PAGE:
What do you picture when we say, “measurement strategy”?
Do you think in terms of vague business goals? Unrealistic campaign objectives? An Excel sheet of basic KPIs and metrics? You’re not alone. A lot of people are approaching digital content marketing strategies the wrong way.
Sure, having clearly defined metrics relating to bigger picture KPIs is critical to measuring the success of any website. However, the most important factor in a measurement strategy often takes a backseat – and that is – your audience.
You can have the most elaborate digital strategy in your industry, but without a focus on those on the receiving end of the experience – your user – it all falls flat. In this post, we’ll walk you through how to approach an audience-first analysis that can help improve your website’s measurability.
What is an Audience-First Strategy?
Taking an audience-first approach to your measurement strategy means understanding who your audience is, what they want from your website, and why it matters to your business’ bottom line.
Having an audience first approach means keeping the user experience in mind every step of the way, and having the user experience be of the highest priority.
Have a brilliant idea for a test but nervous it’ll impact user experience negatively? Test something else. At the heart of our audience-first approach is applying empathy and focusing on what the experience is like for the user.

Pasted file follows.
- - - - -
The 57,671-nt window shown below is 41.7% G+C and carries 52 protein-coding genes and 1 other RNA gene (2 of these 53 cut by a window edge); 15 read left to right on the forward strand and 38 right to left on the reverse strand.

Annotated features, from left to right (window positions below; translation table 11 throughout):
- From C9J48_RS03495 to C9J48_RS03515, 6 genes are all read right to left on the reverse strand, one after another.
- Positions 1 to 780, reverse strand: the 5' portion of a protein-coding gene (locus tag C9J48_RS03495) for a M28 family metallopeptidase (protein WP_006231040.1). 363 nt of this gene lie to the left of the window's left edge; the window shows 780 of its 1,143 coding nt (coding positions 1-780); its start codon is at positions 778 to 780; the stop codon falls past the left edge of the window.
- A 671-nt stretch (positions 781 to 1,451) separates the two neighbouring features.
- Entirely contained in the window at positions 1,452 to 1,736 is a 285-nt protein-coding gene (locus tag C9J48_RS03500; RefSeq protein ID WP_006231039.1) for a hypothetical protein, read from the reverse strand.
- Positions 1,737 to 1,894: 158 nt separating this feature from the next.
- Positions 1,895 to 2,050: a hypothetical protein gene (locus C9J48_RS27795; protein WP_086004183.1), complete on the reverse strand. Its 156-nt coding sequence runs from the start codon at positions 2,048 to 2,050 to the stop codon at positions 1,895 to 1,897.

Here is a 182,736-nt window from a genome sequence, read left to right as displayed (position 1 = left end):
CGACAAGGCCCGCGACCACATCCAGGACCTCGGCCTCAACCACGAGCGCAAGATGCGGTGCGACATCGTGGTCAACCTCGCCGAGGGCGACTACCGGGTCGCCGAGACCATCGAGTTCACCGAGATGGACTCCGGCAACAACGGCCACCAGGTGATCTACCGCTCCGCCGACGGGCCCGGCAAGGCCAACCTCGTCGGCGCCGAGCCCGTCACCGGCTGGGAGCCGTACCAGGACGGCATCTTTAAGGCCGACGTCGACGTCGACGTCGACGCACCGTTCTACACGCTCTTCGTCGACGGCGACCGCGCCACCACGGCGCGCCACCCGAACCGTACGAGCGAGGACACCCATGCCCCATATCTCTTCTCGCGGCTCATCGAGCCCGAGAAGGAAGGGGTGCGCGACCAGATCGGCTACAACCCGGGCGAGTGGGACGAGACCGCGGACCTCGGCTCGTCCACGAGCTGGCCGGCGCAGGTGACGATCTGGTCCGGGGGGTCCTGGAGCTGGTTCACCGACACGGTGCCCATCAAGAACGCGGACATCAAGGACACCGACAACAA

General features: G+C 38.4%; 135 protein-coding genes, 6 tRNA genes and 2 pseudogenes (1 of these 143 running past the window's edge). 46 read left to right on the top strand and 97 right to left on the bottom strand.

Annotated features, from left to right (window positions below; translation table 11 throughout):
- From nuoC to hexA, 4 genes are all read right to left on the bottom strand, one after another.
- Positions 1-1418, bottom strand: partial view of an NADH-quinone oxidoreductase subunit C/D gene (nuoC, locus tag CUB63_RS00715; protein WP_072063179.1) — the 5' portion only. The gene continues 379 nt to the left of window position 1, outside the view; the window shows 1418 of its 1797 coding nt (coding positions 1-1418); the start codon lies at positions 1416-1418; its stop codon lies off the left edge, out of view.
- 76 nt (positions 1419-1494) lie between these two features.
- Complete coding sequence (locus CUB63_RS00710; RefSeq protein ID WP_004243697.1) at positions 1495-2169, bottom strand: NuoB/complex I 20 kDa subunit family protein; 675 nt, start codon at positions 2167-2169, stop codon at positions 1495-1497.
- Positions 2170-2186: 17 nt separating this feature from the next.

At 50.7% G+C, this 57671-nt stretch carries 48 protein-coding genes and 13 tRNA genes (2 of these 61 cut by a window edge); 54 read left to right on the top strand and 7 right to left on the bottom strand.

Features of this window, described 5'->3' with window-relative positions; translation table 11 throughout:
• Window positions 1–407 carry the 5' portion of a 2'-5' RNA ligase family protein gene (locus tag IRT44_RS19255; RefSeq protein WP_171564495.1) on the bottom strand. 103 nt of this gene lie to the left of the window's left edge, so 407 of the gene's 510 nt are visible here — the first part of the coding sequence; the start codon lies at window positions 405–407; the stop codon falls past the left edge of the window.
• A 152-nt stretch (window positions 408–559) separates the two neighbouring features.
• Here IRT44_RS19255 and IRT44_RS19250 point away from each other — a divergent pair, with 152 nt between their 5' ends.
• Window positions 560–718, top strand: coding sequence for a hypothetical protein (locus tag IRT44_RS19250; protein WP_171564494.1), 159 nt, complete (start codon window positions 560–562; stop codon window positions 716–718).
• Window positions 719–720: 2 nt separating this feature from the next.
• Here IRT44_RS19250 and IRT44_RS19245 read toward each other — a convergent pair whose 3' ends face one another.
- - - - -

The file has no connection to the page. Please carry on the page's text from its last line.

What is an Audience-First Analysis?
Right at the onset of your measurement strategy you should seek to answer the 4 following questions about your data using Google Analytics:
- What does my audience care about?
- How do they interact with my site?
- Do they have any friction in user experience on the site?
- What do they need but aren’t getting? What do they want more of?
In order to answer these questions about your users, you can build out quantitative personas with Google Analytics ‘advanced segments’.
ADVANCED SEGMENTS are subsets of Google Analytics data. Segments allow you to isolate and analyze users/sessions/hits based on the specific criteria you outline and define as belonging to that group.
By analyzing data through the lens of audience segments, you are able to take an audience-first approach to measuring your website performance.
Take “Brand Advocates” for example, these are users who you’ve identified have performed a series of actions on site that demonstrate they’re huge fans of the brand – this could involve multiple sessions, social shares, you define the criteria. Below is an example of how you can build out a simple audience segment by setting a criteria for session, and adding a condition.
The following example uses the Behavior tab to segment users who have had more than 2 sessions, and the Condition tab to segment those who have shared content from the site to Twitter. The combinations you can make are endless and highly customizable depending on the types of behaviors you want to track.
Having segmented these Brand Advocates – you can analyze the specific actions they are taking on your site and make business decisions based off of your learnings.
Watch our video below to learn more about taking an ASIC approach to digital strategy:
Hopefully by now you know how beneficial it is to focus on the user as you develop a measurement strategy for your website. If you’re still a little fuzzy – give our Analytics team a shout or leave your questions in the comments below.